As African countries resume regional and international flights, the International Air Transport Association is urging governments across the continent to unblock bottlenecks so that urgently-needed financial relief pledged for air transport and tourism reaches the distressed businesses it’s intended to help.
“Without a lifeline of funding to keep the sector alive, and a roadmap to restart aviation safely as soon as possible, the economic devastation of coronavirus could take Africa’s development back a decade or more,” Muhammad Albakri, IATA’s regional vice president for Africa and the Middle East said in a press release published on the association’s website on Wednesday.
Albakri said aviation supports livelihoods, trade, education, good health and wellbeing and quality education, reduces hunger and poverty and ensures access to essential medical supplies and humanitarian aid, as proven throughout the coronavirus crisis.
“Without an air transport industry, Africans are at risk of not being able to realize their dreams and aspirations,” he said.
According to IATA, due to coronavirus impacts, as well as associated restrictions, African airlines are forecast to lose $2 billion in 2020 and that without urgent financial relief, the industry is at risk of collapse, putting about 3.3 million jobs and $33 billion in African Gross Domestic Product in jeopardy.
Already governments in Rwanda, Senegal, Côte D’Ivoire and Burkina Faso have pledged a total of $311 million in direct financial support to air transport, the association said.
A further $30 billion has been promised by some governments, international finance bodies and other institutions, including the African Development Bank, African Export Import Bank, African Union and the International Monetary Fund for air transport and tourism.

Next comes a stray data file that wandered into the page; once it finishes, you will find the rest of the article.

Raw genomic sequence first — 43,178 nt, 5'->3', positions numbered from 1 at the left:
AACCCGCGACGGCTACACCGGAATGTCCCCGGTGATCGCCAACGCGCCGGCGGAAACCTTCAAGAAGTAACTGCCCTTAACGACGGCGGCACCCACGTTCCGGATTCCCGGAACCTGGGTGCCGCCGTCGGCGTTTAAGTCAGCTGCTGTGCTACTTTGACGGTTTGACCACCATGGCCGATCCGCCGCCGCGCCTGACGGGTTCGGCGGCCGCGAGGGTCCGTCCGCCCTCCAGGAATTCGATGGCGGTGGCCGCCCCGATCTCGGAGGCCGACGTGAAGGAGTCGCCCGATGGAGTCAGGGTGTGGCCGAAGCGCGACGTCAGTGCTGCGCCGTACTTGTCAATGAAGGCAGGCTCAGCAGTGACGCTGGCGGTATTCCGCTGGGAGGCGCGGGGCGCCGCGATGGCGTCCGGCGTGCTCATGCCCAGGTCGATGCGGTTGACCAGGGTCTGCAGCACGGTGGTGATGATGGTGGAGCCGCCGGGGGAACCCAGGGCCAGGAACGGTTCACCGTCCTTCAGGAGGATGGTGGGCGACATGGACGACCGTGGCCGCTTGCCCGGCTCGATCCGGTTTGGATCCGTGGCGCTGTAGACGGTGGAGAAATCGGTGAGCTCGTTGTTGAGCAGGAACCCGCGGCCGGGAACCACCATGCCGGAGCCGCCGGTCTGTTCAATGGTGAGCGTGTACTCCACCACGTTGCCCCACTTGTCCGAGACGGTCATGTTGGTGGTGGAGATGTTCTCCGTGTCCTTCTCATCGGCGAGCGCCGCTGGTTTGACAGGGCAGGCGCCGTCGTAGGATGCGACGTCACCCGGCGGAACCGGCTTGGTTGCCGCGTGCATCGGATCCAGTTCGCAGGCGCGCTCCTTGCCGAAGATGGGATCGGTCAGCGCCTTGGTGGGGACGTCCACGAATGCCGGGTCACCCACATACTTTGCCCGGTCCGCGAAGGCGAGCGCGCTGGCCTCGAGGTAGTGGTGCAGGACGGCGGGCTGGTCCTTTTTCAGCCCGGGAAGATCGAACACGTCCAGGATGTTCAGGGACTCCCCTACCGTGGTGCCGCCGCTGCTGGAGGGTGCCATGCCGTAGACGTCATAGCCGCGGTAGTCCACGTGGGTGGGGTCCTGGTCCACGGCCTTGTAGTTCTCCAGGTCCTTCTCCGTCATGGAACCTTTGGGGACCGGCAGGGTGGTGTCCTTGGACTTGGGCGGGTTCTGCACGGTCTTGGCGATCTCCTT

Albakri said over $30 billion in financial support has been pledged to aviation and tourism in Africa.
However, Albakri said despite the fact that some of the money has been allocated by governments, far too little of it has reached its intended recipients.
“Governments and lenders need to urgently unchoke the bottlenecks so that the money can flow quickly, otherwise it will be too late to prevent closures and job losses,” he said.
“There will be no point re-opening the borders and skies if there is no industry left to speak of that is capable of supporting trade and tourism, which are the key components of any thriving economy.”
IATA is advocating for harmonized adoption of the ICAO take-off guidance which outlines recommended biosafety measures, as countries resume regional and international flights.
The guidance includes health screening, wearing face masks or coverings, adequate physical distancing, enhanced sanitation and disinfection, contact tracing and the use of passenger health declaration forms. This is in addition to testing, when rapid and reliable testing is available.
As part of reopening their economies amid the coronavirus pandemic, Ethiopia, Benin, Kenya, Ghana, Tanzania, Senegal and Rwanda have allowed or announced the imminent resumption of scheduled international passenger flights.
Kenya is set to resume international flights on Aug 1, after resuming domestic flights on July 15.
Already Emirates, Qatar Airways, British Airways, Air France and KLM have confirmed plans to resume flights in and out of Kenya’s capital, Nairobi.